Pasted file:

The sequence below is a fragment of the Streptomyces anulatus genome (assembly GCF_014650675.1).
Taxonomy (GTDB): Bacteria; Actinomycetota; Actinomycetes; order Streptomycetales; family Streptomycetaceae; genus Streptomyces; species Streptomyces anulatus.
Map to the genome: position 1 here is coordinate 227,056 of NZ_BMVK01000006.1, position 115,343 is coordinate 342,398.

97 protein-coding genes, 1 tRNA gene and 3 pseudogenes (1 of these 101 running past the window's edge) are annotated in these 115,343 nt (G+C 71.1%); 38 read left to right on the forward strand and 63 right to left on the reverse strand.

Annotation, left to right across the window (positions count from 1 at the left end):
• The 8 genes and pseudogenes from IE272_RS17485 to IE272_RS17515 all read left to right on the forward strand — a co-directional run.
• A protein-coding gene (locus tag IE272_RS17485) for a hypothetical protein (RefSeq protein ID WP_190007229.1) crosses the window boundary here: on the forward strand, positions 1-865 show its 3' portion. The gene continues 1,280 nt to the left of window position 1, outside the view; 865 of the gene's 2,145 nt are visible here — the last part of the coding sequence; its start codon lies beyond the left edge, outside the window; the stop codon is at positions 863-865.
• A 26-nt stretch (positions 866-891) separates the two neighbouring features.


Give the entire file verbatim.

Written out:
The sequence below is a fragment of the Streptomyces anulatus genome (assembly GCF_014650675.1).
Taxonomy (GTDB): Bacteria; Actinomycetota; Actinomycetes; order Streptomycetales; family Streptomycetaceae; genus Streptomyces; species Streptomyces anulatus.
Map to the genome: position 1 here is coordinate 227,056 of NZ_BMVK01000006.1, position 115,343 is coordinate 342,398.

97 protein-coding genes, 1 tRNA gene and 3 pseudogenes (1 of these 101 running past the window's edge) are annotated in these 115,343 nt (G+C 71.1%); 38 read left to right on the forward strand and 63 right to left on the reverse strand.

Annotation, left to right across the window (positions count from 1 at the left end):
• The 8 genes and pseudogenes from IE272_RS17485 to IE272_RS17515 all read left to right on the forward strand — a co-directional run.
• A protein-coding gene (locus tag IE272_RS17485) for a hypothetical protein (RefSeq protein ID WP_190007229.1) crosses the window boundary here: on the forward strand, positions 1-865 show its 3' portion. The gene continues 1,280 nt to the left of window position 1, outside the view; 865 of the gene's 2,145 nt are visible here — the last part of the coding sequence; its start codon lies beyond the left edge, outside the window; the stop codon is at positions 863-865.
• A 26-nt stretch (positions 866-891) separates the two neighbouring features.